The Deep Place Method
The Deep Place Method was developed to tackle the twin ‘wicked issues’ of our times: poverty and environmental sustainability. It has been informed by the belief that they are interconnected problems that have been exacerbated by the predominance of neo-liberalism and its approach to economic development. As the globalised, growth-based agenda has been aggressively pursued for nearly 40 years, we have seen rising levels of both poverty and environmental degradation. Governments globally have followed a similar track of internationalised economic development, married to an internal fiscal and monetary policy characterised by a quest for a ‘small state’ and minimum government expenditure.
In the developed world we have seen the demise of ‘blue collar’ work and a rapidly emerging decline in traditional middle class occupations, as production and administrative functions have been offshored to jurisdictions with less labour regulation and lower costs. For less developed nations, internationalised production chains have brought rapid industrialisation, but with the penalty of increased pollution and carbon production. Globally, these consequences are seen as inevitable and the most neo-liberal nations, including the USA, the UK and Australia, trail behind social democratic nations in tackling both poverty and sustainability.
Neo-liberal economics positions both anti-poverty regulation and environmental protection as hindrances to economic growth. Poverty and pollution are by-products of a globalised economic model that focus on short-term gain for a global elite. Climate change denial and the slashing of welfare budgets have the same origin in the quest for economic growth measured as Gross Domestic Product (GDP). On the poverty front, most developed nations have seen a rapid rise in relative poverty levels over the last 50 years, a situation made far worse by the abandonment of welfare obligations developed in the post 1945 era. At a time of significant disruption caused by the transition to post-industrial economies, the welfare support systems have been drastically reduced. Labour deregulation has driven down wages and working poverty has become the norm.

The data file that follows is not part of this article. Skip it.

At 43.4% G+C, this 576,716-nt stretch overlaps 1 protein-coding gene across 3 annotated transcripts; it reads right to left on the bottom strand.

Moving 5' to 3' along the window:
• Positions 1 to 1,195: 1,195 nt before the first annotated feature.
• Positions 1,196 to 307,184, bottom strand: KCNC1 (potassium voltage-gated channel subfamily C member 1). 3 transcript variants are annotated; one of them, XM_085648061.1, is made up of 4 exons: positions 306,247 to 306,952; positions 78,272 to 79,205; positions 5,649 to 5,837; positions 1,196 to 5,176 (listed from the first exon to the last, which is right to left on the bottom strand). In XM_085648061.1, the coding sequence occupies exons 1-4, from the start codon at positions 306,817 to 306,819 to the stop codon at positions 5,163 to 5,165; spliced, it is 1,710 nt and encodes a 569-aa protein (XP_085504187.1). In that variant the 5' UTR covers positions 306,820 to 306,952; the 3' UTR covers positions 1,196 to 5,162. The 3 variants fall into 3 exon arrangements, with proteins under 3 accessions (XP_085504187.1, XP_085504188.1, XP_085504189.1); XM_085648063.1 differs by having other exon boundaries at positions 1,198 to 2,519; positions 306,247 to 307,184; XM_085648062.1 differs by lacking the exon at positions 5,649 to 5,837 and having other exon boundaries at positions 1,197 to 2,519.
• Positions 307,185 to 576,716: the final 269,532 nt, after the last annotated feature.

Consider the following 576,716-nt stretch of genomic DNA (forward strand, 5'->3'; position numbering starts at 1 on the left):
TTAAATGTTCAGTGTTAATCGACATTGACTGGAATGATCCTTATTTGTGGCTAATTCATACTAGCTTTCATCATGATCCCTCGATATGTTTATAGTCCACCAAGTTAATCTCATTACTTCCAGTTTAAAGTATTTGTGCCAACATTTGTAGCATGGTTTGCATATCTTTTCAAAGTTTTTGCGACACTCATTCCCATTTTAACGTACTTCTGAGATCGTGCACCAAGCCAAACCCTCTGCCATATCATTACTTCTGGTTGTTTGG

Despite the overriding predominance of neo-liberal economics at nation-state level, there are global processes that have recognised the crisis of poverty and climate change. In sub-national, regional and city levels of governance we see innovative action to challenge the poverty and social exclusion that many cities experience. Similarly, climate change mitigation is flourishing at city level. Whilst the 2014 Paris Agreement has lost USA federal support, over 2,500 USA cities have signed the We Are Still In pledge. In Australia, some of the most radical renewable energy strategies are being pursued at State level, while the Federal Government flounders in a last-ditch attempt to support the coal industry. In India and China, often presented as the dirty polluters of the age, active pursuit of the low-carbon economy is advancing rapidly, albeit from a low base and with some way to go.
In the realm of supra-national politics three major developments have emerged to promote nation-state government action. They are:
· The 2014 Paris Agreement; Signed by 197 signatories, currently ratified by 170:
· The 2015 Sustainable Development Goals: Agreed by 193 nations